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One in eight pregnancies described as a crisis - study

A new survey shows that crisis pregnancy is a growing issue for Irish women – and men.

ABOUT ONE IN three women living in Ireland in 2010 who had ever been pregnant have described at least one of their pregnancies as a crisis.

A major new study, carried out by the HSE Crisis Pregnancy Programme with the Royal College of Surgeons, has shown that one in five men have also experienced a crisis pregnancy.

Overall, one in every eight pregnancies (or 13 per cent of all pregnancies) is a crisis one for women. They are less frequent for men, with one in 11 described as a crisis.

While the pregnancy rate for women under 25 has remained relatively stable over the last 10 years, a higher proportion of these women are defining their pregnancies as crisis pregnancies in the 2010 survey, compared to an earlier survey. In 2003, 52 per cent of young women who had been pregnant said that their pregnancy was a crisis pregnancy. In the 2010 survey, this figure had increased to 66 per cent.

Younger women with a pre-Leaving Certificate education are more likely than older women or women with higher levels of schooling to have gone through a crisis pregnancy, the study found.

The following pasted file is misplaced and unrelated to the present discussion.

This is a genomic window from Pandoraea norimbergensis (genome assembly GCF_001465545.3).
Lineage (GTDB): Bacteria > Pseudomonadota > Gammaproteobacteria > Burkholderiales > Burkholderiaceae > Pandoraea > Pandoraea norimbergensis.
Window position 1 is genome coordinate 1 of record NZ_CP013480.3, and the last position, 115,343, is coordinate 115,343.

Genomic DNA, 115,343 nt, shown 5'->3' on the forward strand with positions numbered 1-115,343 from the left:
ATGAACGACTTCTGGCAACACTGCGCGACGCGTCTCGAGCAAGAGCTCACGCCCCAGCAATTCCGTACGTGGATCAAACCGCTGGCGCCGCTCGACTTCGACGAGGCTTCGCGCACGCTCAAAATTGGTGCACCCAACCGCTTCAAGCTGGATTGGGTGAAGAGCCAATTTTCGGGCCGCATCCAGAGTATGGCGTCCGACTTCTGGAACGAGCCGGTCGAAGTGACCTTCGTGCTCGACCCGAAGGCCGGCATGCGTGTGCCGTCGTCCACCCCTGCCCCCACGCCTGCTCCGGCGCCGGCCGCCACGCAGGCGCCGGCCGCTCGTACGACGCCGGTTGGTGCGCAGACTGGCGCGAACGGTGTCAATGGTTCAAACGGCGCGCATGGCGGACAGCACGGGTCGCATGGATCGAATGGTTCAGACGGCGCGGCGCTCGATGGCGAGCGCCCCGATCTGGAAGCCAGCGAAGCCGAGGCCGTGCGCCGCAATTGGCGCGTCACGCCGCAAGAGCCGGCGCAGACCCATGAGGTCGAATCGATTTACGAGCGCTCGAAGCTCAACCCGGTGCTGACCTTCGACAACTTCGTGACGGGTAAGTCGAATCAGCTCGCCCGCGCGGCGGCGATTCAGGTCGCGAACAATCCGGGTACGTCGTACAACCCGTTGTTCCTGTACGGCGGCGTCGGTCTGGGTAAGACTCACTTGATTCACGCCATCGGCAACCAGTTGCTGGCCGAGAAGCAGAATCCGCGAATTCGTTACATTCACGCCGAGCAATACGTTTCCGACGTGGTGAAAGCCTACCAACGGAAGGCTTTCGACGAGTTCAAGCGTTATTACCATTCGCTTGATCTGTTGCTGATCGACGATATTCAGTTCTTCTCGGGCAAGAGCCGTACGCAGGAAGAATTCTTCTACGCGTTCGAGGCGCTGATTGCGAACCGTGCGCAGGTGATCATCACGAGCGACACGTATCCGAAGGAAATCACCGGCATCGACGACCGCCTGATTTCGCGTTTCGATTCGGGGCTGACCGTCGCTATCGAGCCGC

For both men and women, the main reasons for categorising a pregnancy as a crisis one is they were “too young” or it was “not planned”.

Due to the economic climate, financial reasons were cited a lot more often when compared with a similar 2003 survey tracking sexual behaviours and outcomes.

As has been previously indicated, the instances of crisis pregnancies decreased with age as the majority were noted in the 18 to 25 age group. The average age of a person experiencing a crisis pregnancy was 24.8 years for men and 23.6 years for women.

The use of alcohol and drugs at the time of conception was not cited as often during this survey as in the previous 2003 study.

Director of the HSE Crisis Pregnancy Programme, Dr. Stephanie O’Keeffe said, “Crisis pregnancy is still an issue for women living in Ireland, although for perhaps different reasons than it was in the past.